Pilgrim Nuclear Plant Heads Toward More NRC Scrutiny

Neil Sheehan
Public Affairs Officer
Region I
 

This likely won’t come as a surprise to those who closely follow the Pilgrim nuclear power plant, but the NRC will be bumping up its level of oversight for the Plymouth, Mass., reactor.

pilgAt the conclusion of every quarter, U.S. nuclear power plant owners voluntarily provide the agency with data that determines if there will be any changes to the Performance Indicators for each facility. The indicators cover areas such as the number of unplanned shutdowns, emergency siren functionality and the effectiveness of radiological controls.

Based on the update of indicator data following the third quarter of 2013, Pilgrim saw its Performance Indicator for Unplanned Scrams (shutdowns) with Complications shift from “green” to “white.” This indicator tracks unplanned scrams that require additional operator actions and that are more risk-significant than uncomplicated shutdowns.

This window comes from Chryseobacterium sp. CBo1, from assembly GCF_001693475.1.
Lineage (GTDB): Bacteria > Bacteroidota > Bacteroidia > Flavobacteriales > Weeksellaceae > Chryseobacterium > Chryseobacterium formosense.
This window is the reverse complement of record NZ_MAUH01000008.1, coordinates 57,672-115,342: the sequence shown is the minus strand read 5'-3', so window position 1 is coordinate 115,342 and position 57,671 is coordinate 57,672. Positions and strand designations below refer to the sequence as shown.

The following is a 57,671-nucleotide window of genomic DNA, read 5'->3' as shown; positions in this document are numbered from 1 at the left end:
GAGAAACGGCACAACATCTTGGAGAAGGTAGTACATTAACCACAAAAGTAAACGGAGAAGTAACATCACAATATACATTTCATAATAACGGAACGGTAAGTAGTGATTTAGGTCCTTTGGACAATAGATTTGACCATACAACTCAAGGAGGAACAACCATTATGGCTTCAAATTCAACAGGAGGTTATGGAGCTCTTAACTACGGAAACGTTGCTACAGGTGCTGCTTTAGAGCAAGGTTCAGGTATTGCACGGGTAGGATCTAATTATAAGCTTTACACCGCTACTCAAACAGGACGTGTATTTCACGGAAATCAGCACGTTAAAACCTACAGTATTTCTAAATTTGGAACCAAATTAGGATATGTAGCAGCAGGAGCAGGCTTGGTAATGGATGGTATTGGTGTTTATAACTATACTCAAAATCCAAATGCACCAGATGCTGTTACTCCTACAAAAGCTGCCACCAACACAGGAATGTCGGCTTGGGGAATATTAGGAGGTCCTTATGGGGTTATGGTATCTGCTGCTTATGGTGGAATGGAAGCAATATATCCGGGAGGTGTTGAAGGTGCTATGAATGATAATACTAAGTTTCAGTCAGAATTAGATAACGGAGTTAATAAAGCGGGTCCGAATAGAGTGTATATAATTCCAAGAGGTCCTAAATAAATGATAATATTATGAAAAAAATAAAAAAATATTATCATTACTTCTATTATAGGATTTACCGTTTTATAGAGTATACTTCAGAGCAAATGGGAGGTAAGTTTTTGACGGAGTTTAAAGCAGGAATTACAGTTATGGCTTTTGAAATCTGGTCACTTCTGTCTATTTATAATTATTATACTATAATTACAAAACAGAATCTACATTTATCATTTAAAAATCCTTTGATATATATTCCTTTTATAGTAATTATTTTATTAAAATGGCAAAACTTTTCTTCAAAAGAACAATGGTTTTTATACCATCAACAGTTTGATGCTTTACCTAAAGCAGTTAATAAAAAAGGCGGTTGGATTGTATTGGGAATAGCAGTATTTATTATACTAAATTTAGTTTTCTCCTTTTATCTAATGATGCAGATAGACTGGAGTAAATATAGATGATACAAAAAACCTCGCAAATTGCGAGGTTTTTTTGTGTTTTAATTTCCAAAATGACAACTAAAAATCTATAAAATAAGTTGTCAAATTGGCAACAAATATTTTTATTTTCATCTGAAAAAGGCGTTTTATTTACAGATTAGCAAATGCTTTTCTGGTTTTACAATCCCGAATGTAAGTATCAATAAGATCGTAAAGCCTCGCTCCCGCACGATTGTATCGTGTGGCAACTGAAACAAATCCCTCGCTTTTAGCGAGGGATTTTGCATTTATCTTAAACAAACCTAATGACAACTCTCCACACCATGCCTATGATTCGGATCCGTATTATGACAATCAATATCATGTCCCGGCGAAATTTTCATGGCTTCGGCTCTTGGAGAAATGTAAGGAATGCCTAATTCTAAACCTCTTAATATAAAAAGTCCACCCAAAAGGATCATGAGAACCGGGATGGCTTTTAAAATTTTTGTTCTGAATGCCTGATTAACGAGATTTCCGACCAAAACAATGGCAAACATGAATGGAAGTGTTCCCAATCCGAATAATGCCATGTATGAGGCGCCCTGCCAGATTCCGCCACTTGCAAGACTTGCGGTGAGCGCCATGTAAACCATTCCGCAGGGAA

This adjustment resulted in the NRC notifying Entergy, the plant’s owner, that additional scrutiny would be applied to the site. More specifically, the facility moved from Licensee Response Column of the NRC’s Action Matrix – connoting normal oversight – to the Regulatory Response Column – signaling additional inspections by the agency.

Now, with the finalization of 2013 fourth-quarter data, another indicator for Pilgrim has also gone from “green” to “white.” In this case, the Performance Indicator for Unplanned Scrams per 7,000 Hours of Operation is affected. This indicator makes that transition if a plant experiences more than three unplanned shutdowns during that period of time.

This will lead to Pilgrim moving to the Degraded Cornerstone Column of the Action Matrix and result in still more inspections by the NRC. There will also be greater interaction between NRC senior managers and plant management to reach a better understanding of actions taken or planned to address the problems.

Two Performance Indicators related to an increased number of unplanned plant shutdowns over the past year crossed the green/white threshold and shows the company needs to focus greater attention on understanding why this trend is occurring. For the NRC’s part, we need to apply more resources to assess Entergy’s efforts to determine the root causes and to implement corrective actions. The NRC will also conduct its own independent evaluation of the root causes.

In March, the NRC will issue its Annual Assessment Letters for each plant. That letter for Pilgrim will reflect its current status and list inspections the agency will be carrying out in response to the indicator revisions. The letters will be available on the NRC web site.